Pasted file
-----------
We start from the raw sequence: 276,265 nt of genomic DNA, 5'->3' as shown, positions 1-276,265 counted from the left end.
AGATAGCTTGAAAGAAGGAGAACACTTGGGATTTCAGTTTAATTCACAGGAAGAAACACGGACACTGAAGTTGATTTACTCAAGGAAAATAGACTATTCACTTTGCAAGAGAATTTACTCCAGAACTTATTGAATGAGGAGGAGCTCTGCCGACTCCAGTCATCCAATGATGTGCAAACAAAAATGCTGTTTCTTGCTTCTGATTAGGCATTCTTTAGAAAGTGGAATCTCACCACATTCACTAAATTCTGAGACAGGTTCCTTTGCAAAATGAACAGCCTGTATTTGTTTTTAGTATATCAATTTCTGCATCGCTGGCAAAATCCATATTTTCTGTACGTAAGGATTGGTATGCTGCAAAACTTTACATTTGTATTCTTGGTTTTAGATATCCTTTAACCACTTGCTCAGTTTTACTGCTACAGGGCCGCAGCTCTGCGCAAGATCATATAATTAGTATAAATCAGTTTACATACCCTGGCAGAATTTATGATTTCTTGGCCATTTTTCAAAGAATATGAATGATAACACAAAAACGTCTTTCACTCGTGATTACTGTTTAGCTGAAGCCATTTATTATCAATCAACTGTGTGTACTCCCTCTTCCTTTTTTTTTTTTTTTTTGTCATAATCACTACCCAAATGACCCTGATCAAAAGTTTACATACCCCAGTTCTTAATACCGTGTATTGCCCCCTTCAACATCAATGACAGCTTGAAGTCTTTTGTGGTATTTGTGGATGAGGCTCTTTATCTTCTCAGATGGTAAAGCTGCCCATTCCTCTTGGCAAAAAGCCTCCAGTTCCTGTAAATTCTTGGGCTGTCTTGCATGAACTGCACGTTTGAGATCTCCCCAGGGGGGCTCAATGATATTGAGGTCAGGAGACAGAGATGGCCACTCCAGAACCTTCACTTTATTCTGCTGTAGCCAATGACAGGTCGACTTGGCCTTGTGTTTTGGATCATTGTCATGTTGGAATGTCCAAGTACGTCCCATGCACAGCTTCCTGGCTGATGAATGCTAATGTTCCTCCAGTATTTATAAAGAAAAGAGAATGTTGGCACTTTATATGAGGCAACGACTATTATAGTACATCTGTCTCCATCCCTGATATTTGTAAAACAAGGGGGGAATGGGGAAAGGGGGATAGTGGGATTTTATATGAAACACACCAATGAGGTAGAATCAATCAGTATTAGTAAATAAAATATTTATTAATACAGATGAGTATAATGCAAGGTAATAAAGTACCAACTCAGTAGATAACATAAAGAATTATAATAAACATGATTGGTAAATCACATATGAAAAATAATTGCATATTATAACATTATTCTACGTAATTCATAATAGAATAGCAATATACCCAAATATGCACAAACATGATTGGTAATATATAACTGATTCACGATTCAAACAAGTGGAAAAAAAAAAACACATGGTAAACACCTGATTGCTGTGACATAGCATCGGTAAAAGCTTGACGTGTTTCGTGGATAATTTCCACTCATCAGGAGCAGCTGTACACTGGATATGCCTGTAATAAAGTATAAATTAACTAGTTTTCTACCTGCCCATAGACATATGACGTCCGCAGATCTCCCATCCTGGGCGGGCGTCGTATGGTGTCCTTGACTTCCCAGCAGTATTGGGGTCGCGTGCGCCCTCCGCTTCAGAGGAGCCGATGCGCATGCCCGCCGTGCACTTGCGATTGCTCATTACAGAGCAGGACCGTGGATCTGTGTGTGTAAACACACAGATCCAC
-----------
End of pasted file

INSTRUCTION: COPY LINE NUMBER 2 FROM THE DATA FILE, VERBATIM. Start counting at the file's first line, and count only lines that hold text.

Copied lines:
AGATAGCTTGAAAGAAGGAGAACACTTGGGATTTCAGTTTAATTCACAGGAAGAAACACGGACACTGAAGTTGATTTACTCAAGGAAAATAGACTATTCACTTTGCAAGAGAATTTACTCCAGAACTTATTGAATGAGGAGGAGCTCTGCCGACTCCAGTCATCCAATGATGTGCAAACAAAAATGCTGTTTCTTGCTTCTGATTAGGCATTCTTTAGAAAGTGGAATCTCACCACATTCACTAAATTCTGAGACAGGTTCCTTTGCAAAATGAACAGCCTGTATTTGTTTTTAGTATATCAATTTCTGCATCGCTGGCAAAATCCATATTTTCTGTACGTAAGGATTGGTATGCTGCAAAACTTTACATTTGTATTCTTGGTTTTAGATATCCTTTAACCACTTGCTCAGTTTTACTGCTACAGGGCCGCAGCTCTGCGCAAGATCATATAATTAGTATAAATCAGTTTACATACCCTGGCAGAATTTATGATTTCTTGGCCATTTTTCAAAGAATATGAATGATAACACAAAAACGTCTTTCACTCGTGATTACTGTTTAGCTGAAGCCATTTATTATCAATCAACTGTGTGTACTCCCTCTTCCTTTTTTTTTTTTTTTTTGTCATAATCACTACCCAAATGACCCTGATCAAAAGTTTACATACCCCAGTTCTTAATACCGTGTATTGCCCCCTTCAACATCAATGACAGCTTGAAGTCTTTTGTGGTATTTGTGGATGAGGCTCTTTATCTTCTCAGATGGTAAAGCTGCCCATTCCTCTTGGCAAAAAGCCTCCAGTTCCTGTAAATTCTTGGGCTGTCTTGCATGAACTGCACGTTTGAGATCTCCCCAGGGGGGCTCAATGATATTGAGGTCAGGAGACAGAGATGGCCACTCCAGAACCTTCACTTTATTCTGCTGTAGCCAATGACAGGTCGACTTGGCCTTGTGTTTTGGATCATTGTCATGTTGGAATGTCCAAGTACGTCCCATGCACAGCTTCCTGGCTGATGAATGCTAATGTTCCTCCAGTATTTATAAAGAAAAGAGAATGTTGGCACTTTATATGAGGCAACGACTATTATAGTACATCTGTCTCCATCCCTGATATTTGTAAAACAAGGGGGGAATGGGGAAAGGGGGATAGTGGGATTTTATATGAAACACACCAATGAGGTAGAATCAATCAGTATTAGTAAATAAAATATTTATTAATACAGATGAGTATAATGCAAGGTAATAAAGTACCAACTCAGTAGATAACATAAAGAATTATAATAAACATGATTGGTAAATCACATATGAAAAATAATTGCATATTATAACATTATTCTACGTAATTCATAATAGAATAGCAATATACCCAAATATGCACAAACATGATTGGTAATATATAACTGATTCACGATTCAAACAAGTGGAAAAAAAAAAACACATGGTAAACACCTGATTGCTGTGACATAGCATCGGTAAAAGCTTGACGTGTTTCGTGGATAATTTCCACTCATCAGGAGCAGCTGTACACTGGATATGCCTGTAATAAAGTATAAATTAACTAGTTTTCTACCTGCCCATAGACATATGACGTCCGCAGATCTCCCATCCTGGGCGGGCGTCGTATGGTGTCCTTGACTTCCCAGCAGTATTGGGGTCGCGTGCGCCCTCCGCTTCAGAGGAGCCGATGCGCATGCCCGCCGTGCACTTGCGATTGCTCATTACAGAGCAGGACCGTGGATCTGTGTGTGTAAACACACAGATCCAC